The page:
Companies

Lockdown fallout: Hubtown expects profitability, cash flows to be hit this year

Our Bureau Mumbai | Updated on June 09, 2020 Published on June 09, 2020

Hubtown Ltd on Tuesday said delay in completion of projects, slow movement of trade receivables, possible downtrend in prices and expected cancellations of sold units, among others, could affect its profitability and cash flows during the current year.

The Mumbai-based real estate company, in an exchange filing, also referred to high inventory cost, and downward valuation of inventory of floor space index (FSI)/finished apartments and under-construction units.

“Profitability for year 2020-21, may get severely affected due to disruption in operations, reduced sales, cancellation of sales, mounting interest costs, and downward valuation of inventory, among others. The combined effect may see losses being reported in the current year.

“No sales during the months of April and May 2020 with conditions likely to improve only a little in the next one quarter, since most of our operations are in Mumbai, which has most cases of Covid-19 (cases) in the country,” said the filing.

Underscoring that closure of economic activity has led to no demand, the company said, real estate will be the last priority for any person to purchase in today’s pandemic situation.

Pressure on liquidity

The company underscored that though it is looking at avenues to raise funds, there is concern on its liquidity position.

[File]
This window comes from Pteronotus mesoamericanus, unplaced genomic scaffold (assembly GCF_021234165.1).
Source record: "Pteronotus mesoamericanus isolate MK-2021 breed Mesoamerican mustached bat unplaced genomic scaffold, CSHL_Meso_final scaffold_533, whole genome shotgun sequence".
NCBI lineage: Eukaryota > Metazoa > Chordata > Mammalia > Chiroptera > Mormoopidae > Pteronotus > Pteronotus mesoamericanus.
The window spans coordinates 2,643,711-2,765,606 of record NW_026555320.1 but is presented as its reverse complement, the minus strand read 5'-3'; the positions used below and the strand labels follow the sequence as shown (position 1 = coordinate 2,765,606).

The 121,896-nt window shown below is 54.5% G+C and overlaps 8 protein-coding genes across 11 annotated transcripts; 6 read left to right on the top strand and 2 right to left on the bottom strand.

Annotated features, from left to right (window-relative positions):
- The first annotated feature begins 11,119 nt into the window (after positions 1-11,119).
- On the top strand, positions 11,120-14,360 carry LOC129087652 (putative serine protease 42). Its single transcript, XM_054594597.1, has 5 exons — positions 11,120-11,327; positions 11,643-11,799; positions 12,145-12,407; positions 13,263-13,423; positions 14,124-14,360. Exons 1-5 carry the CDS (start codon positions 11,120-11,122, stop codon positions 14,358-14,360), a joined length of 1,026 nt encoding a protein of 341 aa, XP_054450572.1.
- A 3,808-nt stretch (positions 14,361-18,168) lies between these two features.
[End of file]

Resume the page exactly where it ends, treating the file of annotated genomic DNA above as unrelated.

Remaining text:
Hubtown observed that non-banking finance companies (NBFCs) and banks are not looking at the real estate sector for funding and that is going to cause further stress on the liquidity front.

“Severe pressure on liquidity position due to no sales and slowed down recovery, may require the company to do sales on differed payment basis, and that too at distress prices,” the regulatory filing said.

The company said concerns exist on the ability to service debt and other financial obligations.

Supply chain

The company said the supply chain has been severely affected. “Labour is just not available. All sites have only 10 per cent of the required labour strength. Supplies of materials are also under stress. On top of it, prices of cement and steel have gone up,” it added.

Published on June 09, 2020
This article is closed for comments.
Please Email the Editor